Let’s

add one more data set.

let's try a ported

four cubic feet.

Well you can see a similar thing that

happened before, which is we're starting to run out of steam.

Now here we have -3 dB at

about 23 Hz, so yes it's an improvement but

you can't just keep increasing the box size forever and keep seeing those improvements.

The design process is you usually start out with a sealed box,

increase it until you get

your design goal of 40 Hz and then

if you can't get there,

switch to ported

and once again keep increasing the box size and hopefully you'll be able to

hit your

35 or 40 Hz goal.

In later installations of this,

I’ll talk about how to use the

port design tool,

the enclosure design tool

and the woofer selection tool.

If all you're doing is a sealed box, you don't need the port design tool.

The woofer selection tool helps you choose woofers, we just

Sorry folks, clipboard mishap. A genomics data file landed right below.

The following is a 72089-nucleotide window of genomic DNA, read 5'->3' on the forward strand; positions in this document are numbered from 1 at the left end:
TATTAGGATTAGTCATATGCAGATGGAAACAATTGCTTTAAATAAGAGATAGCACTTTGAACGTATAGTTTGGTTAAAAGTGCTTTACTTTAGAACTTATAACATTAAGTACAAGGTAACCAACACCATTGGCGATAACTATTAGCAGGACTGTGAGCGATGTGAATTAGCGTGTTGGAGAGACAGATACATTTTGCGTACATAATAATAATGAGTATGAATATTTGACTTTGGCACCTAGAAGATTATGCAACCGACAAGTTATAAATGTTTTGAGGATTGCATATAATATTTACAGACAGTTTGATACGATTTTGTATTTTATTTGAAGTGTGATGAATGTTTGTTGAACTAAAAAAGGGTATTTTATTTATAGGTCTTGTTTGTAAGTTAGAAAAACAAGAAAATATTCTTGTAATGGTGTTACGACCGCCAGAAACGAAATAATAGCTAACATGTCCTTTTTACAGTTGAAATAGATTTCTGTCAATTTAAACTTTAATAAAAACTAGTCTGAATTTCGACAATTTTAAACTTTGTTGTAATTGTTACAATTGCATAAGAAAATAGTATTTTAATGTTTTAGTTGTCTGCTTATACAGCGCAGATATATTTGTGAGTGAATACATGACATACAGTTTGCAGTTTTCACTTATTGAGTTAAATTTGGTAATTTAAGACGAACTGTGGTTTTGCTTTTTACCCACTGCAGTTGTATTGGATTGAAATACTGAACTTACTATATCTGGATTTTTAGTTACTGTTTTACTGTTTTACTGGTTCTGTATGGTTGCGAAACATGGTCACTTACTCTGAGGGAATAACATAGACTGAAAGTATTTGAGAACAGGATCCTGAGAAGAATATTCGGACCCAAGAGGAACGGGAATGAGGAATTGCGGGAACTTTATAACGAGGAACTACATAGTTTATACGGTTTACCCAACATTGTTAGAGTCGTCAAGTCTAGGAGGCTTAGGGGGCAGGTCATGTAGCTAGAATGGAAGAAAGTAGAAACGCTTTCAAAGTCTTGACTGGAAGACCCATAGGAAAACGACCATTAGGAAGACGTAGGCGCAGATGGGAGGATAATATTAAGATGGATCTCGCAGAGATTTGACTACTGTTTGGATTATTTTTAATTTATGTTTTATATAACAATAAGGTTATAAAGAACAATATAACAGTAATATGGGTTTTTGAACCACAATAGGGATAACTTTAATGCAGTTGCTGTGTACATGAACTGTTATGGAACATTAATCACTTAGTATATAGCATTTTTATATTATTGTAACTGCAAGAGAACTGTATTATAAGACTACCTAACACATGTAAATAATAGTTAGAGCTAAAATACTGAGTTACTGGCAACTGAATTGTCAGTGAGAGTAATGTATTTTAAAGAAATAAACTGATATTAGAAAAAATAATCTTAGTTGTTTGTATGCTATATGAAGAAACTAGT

knew we wanted that Infinity and didn't have to mess with that here. But if you're

shopping for woofers, you will want to use that tool.

And the enclosure design tool helps you

build the wood

cabinet, to make sure that you've got the volume that you need.

The first step is to choose the

subwoofer driver that you’d like to use. I’ve chosen

The Infinity

1252W 12-inch sub. It's a

top seller right now.

So once you pick the driver, you want to find a specsheet for that driver.

You’ll find the Thiele/Small parameters and there are three numbers that you’ll need.

The first is called fs

and here it is free air resonance, fs,

for this driver.

It's 24.23 Hz and I’ll write that down.

The second number

that you need is called Qts, total Q. Qts for

this driver 0.48. I’ll write that down also.

The last number

You need

is Vas,

compliance volume. On this specsheet it’s shown in

cubic feet and liters.

I will

write down the cubic feet. I prefer to work in cubic feet but

the software will handle either one, you just need to keep track of

which you've chosen, so 3.48 cubic feet.

The next step in doing the design is to use some

speaker design software and

I like to use the Subwoofer Design Toolbox for this.

So the first thing we need to do is enter those three numbers into the software. So fs

was